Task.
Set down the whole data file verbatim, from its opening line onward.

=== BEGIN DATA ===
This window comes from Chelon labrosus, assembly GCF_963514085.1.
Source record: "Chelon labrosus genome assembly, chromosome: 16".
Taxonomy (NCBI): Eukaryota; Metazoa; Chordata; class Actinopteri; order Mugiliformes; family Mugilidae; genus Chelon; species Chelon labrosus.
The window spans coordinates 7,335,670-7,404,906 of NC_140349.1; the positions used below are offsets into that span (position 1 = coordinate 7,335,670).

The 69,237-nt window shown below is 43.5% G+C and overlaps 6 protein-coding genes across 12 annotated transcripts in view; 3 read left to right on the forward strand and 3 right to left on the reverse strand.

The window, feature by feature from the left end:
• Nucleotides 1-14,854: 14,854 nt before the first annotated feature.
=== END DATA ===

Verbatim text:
This window comes from Chelon labrosus, assembly GCF_963514085.1.
Source record: "Chelon labrosus genome assembly, chromosome: 16".
Taxonomy (NCBI): Eukaryota; Metazoa; Chordata; class Actinopteri; order Mugiliformes; family Mugilidae; genus Chelon; species Chelon labrosus.
The window spans coordinates 7,335,670-7,404,906 of NC_140349.1; the positions used below are offsets into that span (position 1 = coordinate 7,335,670).

The 69,237-nt window shown below is 43.5% G+C and overlaps 6 protein-coding genes across 12 annotated transcripts in view; 3 read left to right on the forward strand and 3 right to left on the reverse strand.

The window, feature by feature from the left end:
• Nucleotides 1-14,854: 14,854 nt before the first annotated feature.